Tag Archives: TCEA

TCEA Days 3 and 4: Whirlwind!

Wednesday and Thursday of TCEA were packed full of information, networking, sharing, and learning. The highlights of Wednesday for me were the great resources that were being shared on Twitter using the official conference hashtag #tcea2011 (or #tcea or #tcea11, etc.). Many people were sharing the resources they were being given in their sessions, along with comments about what was being said.

One of the comments on Wednesday that still has me reeling is that Xtranormal is no longer as free as it once was. It now only offers one free video and that video can only have one character in it. According to Xtranormal, they surveyed users and believe that their users will pay for a premium account. Hopefully, the education world will have enough of an influence to either change the policy or encourage the option of and edu-account. I really have to think there are alternatives to charging such as sponsors who would love to have their logos on the Xtranormal website as businesses who care enough about educators that they are helping to keep the service free . . . just sayin’.

I also participated in a BrainPop focus group on Wednesday and learned about some of the very exciting things that are on the way for subscribers. I cannot disclose what those things are – you’ll just have to wait!

On Thursday, many of the sessions I planned on attending were full. However, some of the sessions posted links to their resources on the closed doors and I began to wonder – really – why do we spend several days in Austin when a list of links to such resources could just be shared online? I suppose it is the connections that are made in a face-to-face setting that are the true value in TCEA.

Because of full sessions, I ended up in the general session with smoke, lights, and juggling – oh boy! Austin has a lot to offer, with regards to entertainment and food, but I really wish TCEA would move around this state each year. Austin isn’t able to handle the growing number of educators descending on its restaurants and parking. Perhaps alternating between DFW, Houston, and Austin would also make it easier for some people farther away from Austin to attend from time to time.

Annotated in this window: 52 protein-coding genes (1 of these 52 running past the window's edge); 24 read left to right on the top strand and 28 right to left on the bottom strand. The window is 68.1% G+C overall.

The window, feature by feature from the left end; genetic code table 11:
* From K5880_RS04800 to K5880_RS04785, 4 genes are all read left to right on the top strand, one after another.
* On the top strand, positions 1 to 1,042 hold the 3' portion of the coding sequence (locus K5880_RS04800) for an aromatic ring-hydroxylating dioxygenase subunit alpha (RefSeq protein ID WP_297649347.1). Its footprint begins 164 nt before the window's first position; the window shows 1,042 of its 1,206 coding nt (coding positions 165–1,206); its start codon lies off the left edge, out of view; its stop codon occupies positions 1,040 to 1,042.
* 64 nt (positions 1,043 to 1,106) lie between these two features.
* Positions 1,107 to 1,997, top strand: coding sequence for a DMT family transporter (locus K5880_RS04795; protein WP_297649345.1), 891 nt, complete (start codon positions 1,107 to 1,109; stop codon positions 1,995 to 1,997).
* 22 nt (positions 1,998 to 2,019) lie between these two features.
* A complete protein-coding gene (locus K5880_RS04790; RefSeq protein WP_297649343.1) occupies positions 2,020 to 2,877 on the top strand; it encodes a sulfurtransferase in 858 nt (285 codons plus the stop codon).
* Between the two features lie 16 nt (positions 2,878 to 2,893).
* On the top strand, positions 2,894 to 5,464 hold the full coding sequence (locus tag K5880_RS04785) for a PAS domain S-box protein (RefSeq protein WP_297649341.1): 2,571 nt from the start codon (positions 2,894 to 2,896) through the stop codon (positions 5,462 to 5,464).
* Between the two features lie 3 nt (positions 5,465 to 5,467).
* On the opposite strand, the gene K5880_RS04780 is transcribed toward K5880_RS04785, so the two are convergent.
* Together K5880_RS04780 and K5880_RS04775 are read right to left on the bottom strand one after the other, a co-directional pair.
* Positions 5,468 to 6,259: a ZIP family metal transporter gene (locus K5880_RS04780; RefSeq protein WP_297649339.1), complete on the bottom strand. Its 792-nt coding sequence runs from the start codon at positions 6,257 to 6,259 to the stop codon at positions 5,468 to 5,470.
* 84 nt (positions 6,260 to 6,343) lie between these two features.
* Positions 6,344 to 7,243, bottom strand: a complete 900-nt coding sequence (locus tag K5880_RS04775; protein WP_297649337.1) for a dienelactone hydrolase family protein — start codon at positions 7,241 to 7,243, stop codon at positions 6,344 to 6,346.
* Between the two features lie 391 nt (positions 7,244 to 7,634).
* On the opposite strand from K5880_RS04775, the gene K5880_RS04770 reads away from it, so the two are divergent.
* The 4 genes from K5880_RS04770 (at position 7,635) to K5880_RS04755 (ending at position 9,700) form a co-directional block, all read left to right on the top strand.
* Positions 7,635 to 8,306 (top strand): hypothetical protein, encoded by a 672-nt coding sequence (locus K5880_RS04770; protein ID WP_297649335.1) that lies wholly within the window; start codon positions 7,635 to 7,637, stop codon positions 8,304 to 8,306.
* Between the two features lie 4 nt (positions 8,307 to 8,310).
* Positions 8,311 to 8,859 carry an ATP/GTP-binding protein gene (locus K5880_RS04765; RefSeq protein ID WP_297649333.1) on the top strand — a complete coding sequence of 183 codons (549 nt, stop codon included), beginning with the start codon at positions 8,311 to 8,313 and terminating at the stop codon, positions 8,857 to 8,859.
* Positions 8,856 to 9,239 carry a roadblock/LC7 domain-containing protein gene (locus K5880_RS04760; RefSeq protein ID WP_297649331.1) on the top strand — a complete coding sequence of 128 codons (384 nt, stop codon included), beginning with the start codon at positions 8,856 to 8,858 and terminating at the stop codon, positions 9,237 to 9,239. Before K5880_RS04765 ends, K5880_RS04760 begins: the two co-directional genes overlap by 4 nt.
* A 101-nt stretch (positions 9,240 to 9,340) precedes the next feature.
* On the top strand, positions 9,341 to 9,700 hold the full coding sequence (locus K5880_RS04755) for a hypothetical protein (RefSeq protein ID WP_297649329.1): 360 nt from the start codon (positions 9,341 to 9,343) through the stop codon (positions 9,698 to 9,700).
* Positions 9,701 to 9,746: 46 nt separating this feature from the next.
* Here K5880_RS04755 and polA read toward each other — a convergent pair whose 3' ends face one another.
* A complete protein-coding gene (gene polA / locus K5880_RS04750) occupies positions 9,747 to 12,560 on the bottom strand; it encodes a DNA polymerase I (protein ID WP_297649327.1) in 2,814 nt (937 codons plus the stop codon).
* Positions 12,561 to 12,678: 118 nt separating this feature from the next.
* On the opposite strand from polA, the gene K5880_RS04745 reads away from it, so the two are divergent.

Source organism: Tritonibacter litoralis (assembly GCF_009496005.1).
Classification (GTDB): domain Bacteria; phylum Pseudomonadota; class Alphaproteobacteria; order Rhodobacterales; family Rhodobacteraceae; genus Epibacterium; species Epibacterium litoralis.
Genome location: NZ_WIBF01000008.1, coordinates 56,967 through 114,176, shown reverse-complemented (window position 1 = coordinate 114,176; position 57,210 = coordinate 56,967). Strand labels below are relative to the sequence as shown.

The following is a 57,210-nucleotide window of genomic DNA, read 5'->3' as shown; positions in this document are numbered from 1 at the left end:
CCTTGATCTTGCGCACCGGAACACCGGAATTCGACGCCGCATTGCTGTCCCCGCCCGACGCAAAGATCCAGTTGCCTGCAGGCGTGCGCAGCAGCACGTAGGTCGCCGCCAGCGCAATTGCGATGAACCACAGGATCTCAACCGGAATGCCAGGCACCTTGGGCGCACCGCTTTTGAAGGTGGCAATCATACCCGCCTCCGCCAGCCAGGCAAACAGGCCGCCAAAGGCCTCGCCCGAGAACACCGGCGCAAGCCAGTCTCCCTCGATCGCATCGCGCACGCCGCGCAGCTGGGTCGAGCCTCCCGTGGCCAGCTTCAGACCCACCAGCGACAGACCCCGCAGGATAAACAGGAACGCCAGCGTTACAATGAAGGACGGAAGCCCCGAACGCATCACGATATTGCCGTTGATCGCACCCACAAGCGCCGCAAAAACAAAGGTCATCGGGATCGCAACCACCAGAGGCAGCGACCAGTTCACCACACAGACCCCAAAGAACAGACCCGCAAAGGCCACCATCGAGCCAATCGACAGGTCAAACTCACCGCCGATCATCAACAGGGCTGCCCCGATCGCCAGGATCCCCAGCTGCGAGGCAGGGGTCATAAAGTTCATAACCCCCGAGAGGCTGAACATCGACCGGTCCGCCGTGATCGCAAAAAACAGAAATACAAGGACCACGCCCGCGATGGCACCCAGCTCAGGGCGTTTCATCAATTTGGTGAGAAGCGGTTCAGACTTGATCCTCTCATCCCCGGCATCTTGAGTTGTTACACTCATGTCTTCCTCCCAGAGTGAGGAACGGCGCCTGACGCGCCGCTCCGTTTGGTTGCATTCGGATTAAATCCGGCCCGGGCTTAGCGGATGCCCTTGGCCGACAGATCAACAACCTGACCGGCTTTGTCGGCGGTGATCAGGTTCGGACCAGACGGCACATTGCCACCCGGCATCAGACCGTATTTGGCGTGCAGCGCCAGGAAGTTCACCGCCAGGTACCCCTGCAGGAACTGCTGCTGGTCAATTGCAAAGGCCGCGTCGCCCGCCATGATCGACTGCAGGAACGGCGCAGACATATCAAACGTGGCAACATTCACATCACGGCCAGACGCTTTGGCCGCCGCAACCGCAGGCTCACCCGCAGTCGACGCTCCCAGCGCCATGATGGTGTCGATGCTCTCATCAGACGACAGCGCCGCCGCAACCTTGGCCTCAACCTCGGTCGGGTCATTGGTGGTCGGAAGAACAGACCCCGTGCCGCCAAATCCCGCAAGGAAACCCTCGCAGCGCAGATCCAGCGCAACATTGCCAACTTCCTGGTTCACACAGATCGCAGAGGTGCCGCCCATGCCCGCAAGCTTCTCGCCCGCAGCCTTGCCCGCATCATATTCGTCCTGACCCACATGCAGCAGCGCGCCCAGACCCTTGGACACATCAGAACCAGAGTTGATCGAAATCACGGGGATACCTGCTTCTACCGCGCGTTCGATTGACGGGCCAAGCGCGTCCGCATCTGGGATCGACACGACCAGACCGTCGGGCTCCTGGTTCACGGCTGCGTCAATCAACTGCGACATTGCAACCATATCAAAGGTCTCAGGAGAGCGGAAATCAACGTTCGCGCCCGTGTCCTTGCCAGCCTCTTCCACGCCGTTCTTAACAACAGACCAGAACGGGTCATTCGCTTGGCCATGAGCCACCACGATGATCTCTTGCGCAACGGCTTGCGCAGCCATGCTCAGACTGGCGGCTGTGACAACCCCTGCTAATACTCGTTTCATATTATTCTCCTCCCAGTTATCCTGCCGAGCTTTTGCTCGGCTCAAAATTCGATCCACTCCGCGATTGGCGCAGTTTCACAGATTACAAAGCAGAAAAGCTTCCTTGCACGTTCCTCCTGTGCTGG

Tomorrow will be a short day. I’ll be facilitating a round table discussion at 9:15 in Ballroom B entitled: Recruitment and Retention of Girls in STEM.


Why does it always surprise me?

I’m blogging from TCEA (Texas Computer Educator’s Association) this week. Yesterday, I spent the day at a pre-conference for Discovery Education, learning some great ways to digitize my classroom. The keynote speaker, Hall Davidson, had two interesting videos to show as a comparison of teachers and administration to show us who needs to be convinced about the need to go digital.

The teacher video showed rows of teachers in a session at a conference – all of them with laptops on, some of them with iPhones working, some with both going at the same time. Backchannels, networking, oh my! 

The administrator video showed a room full of well-dressed individuals. In the entire room, there was one netbook and a whole slew of laps with notepads (and I mean the paper and cardboard type), hands gripping pens busily taking notes.

This morning, I sat in a room full of people waiting to hear about Web 2.0 tools. I looked around and realized that there were only about 4 people, in a room of about 100, who had laptops. Unbelievably, the presenter started out talking about handouts. I had to stop and wonder – is this really a technology conference?

A person next to me, when she heard where I teach said “oh, that’s the paperless school!” She was all excited about it – the comment sort of depressed me. Although we were built to be paperless, actually getting every single teacher in the school to go paperless has been daunting and in fact, we do have copiers in our school, which is evidence that we have not gone paperless.